From employee’s perspective, being redundant means loss trust towards the organization. Trust is the closest significant factor here as it includes several social benefits such as health as well as happiness and social cohesion (Jackson, Schuler and Jiang 2014).

Cost of mistrust- From this study, it is understood that being made redundant not only makes individuals less willing to trust but even increases sense of distrust as well as cynicism where the employees are forces out of work. Trust being the closest factor for both employee as well as brand loyalty. With advanced digitization world, there is more risk to employer reputation from disgruntled ex-employees who have certain grievances from the company (Anderson 2013).

Restructure and redundancy- It is important to understand the fact that both restructure and redundancy is an inevitable part of the evolution of business activities (Brewster, Mayrhofer and Morley 2016). In addition, downsizing actually reflect upon market pressures or growth restructuring where management select to implement redundancies as it have huge impact on how employees are displaced and feel about the business for longer period of time (Sparrow, Brewster and Chung 2016). Furthermore, management has the power to minimize the effects of redundancy and this is possible by fully supporting the affected employees through transition. Therefore, the management can provide support by sending out positive messages to those employees by fostering trust level in the present workplace (Hoque 2013).

Impact of Redundancy on Employee Trust and Organization's Reputation

Outplacement support- One of the effects of redundancy is to offer Outplacement support. It is important to look at the fact that there is a greater responsibility for employees for lessening the social impact of redundancies as it is not avoidable by any chance. The social impact of redundancies has some implications by handling these situations where the management will minimize the long-term and short-term effects for the individual, society and organizational as a whole (Budhwar and Debrah 2013).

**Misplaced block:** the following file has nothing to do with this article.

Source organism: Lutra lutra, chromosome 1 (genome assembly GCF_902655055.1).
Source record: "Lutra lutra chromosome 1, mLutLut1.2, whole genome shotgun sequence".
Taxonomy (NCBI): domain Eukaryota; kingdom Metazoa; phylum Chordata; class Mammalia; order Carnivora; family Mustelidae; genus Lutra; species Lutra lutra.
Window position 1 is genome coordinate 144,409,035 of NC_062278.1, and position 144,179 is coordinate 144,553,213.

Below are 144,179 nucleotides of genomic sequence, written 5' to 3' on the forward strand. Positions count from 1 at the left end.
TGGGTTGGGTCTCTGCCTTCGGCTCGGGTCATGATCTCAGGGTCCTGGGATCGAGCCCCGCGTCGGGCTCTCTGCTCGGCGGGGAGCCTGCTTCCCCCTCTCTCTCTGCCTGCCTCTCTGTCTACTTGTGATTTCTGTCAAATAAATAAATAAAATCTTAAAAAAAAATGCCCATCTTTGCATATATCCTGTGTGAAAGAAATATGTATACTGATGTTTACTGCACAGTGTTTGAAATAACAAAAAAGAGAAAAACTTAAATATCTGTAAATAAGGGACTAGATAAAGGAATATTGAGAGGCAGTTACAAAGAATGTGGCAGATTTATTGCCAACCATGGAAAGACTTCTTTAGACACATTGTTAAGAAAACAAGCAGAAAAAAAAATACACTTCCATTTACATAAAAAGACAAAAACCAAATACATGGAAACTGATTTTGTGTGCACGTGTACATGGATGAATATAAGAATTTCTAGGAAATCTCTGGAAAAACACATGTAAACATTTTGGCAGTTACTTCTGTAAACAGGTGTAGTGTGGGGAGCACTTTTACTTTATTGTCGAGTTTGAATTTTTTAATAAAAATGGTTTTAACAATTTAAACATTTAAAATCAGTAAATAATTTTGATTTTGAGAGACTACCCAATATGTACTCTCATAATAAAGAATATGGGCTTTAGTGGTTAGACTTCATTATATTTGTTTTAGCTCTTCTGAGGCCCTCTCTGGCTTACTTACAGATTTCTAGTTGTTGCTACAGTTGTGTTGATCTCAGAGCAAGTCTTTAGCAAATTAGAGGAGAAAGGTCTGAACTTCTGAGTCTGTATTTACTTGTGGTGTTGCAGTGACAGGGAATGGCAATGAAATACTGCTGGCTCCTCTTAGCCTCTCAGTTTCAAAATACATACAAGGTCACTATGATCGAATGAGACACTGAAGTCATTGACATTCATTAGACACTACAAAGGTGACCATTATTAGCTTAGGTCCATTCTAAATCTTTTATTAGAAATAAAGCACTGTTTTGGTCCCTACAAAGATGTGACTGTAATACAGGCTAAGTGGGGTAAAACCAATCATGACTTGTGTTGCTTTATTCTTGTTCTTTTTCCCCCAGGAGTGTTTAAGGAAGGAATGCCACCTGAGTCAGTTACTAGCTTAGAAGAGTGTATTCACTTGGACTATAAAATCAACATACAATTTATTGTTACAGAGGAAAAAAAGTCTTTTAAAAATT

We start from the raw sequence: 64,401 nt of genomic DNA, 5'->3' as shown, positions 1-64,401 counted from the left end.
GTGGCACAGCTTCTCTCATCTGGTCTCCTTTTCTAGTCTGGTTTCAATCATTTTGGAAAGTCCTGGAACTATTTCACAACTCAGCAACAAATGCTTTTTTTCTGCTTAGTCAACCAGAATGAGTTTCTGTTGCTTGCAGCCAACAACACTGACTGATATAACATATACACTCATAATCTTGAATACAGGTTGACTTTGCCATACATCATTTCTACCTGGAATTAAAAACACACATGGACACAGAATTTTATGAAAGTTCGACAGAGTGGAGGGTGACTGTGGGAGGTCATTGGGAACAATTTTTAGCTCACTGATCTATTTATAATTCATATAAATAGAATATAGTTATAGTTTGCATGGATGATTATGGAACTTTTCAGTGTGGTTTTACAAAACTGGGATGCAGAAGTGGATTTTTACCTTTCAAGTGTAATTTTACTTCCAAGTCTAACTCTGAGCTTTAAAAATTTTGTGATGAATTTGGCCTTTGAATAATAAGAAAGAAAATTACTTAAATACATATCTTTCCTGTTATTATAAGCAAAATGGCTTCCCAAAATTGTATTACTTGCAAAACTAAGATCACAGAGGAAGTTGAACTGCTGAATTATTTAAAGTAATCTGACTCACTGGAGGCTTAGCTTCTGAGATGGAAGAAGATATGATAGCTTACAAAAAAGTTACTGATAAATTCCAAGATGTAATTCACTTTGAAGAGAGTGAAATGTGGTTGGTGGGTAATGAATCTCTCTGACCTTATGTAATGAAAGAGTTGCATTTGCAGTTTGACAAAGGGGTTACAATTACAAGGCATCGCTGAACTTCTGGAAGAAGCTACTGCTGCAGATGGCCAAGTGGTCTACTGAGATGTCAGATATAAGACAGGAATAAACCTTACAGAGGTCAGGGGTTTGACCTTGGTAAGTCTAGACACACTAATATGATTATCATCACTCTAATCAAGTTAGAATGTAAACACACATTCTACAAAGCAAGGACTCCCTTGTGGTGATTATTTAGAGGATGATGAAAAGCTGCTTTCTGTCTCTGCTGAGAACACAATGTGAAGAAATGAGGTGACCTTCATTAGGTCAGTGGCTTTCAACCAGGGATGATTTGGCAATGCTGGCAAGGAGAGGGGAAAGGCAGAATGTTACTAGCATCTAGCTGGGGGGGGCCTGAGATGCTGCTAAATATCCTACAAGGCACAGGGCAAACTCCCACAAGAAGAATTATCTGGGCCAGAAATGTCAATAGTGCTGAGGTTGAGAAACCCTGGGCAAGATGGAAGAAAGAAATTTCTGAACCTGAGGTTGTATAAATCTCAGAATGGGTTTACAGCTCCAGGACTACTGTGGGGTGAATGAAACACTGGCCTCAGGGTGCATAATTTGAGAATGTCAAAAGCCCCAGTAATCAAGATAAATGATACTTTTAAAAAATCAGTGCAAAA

An eligible employee claim unfair dismissal if they feel that they are unfairly selected the employer for redundancy or incorrectly applied the selection criteria. If the employee feels that they have failed to offer suitable alternative work as and when needed and did not follow up consultation process (Armstrong and Taylor 2014).

On critical analysis, it is noted that Sainsbury’s are losing market share that adds 390 million Euros to their sales (Brewster, Mayrhofer and Morley 2016). More than 600 jobs at Sainsbury’s are at risk as it had shaken up its store management after sealing a 1.4 billion Euros takeover of Home Retail Group. In addition, the supermarket chain named as Sainsbury’s said that they were axing its existing store trainer role that is further held by 870 employees and introducing around 280 more senior learning as well as development management positions (Ashman 2016). It was stated by Sainsbury’s that current employees would be encouraged for applying for new positions as well as redistributed throughout the supermarket chain. In addition, not all employees were guaranteed to get new roles or designation. As a result, more than 590 employees had the possibility to face redundancy (Sparrow, Brewster and Chung 2016). The company actually has a good record of redeployment of staff members in these circumstances for exploring every avenue for ensuring continuous employment for all the members. Current redundancy legislation need employers for entering both collective as well as individual consultation where it is noted more than 20 redundancies at a time. The reason behind redundancy should be genuine by nature as well as set out clearly in front of staff members in a factual way. Most of the employers struggle with the issues about redundancy (Aswathappa 2013). It is difficult for the management to decide when they should be makes an employee redundant and if so, then how much the activity is going to cost them in the near future. The management needs to be meet requirements under a specific award or enterprise agreement about redundancy. It takes into account discussions about employee on the matter of redundancy in case of operational changes or restructuring at the same time. It is important for the management to know about redundancy that does not meet the criteria and exposes an unfair dismissal claim (Brewster et al. 2016). There need to be consultation with overall workforce not just these are affected by the redundancy. In addition, the collective consultation needs to be with trade union where it is recognized in an effective way. Furthermore, the seniority of the people needs to be involved as it does not affect lawful obligations (Jackson, Schuler and Jiang 2014).

Legal Procedures for Managing Redundancy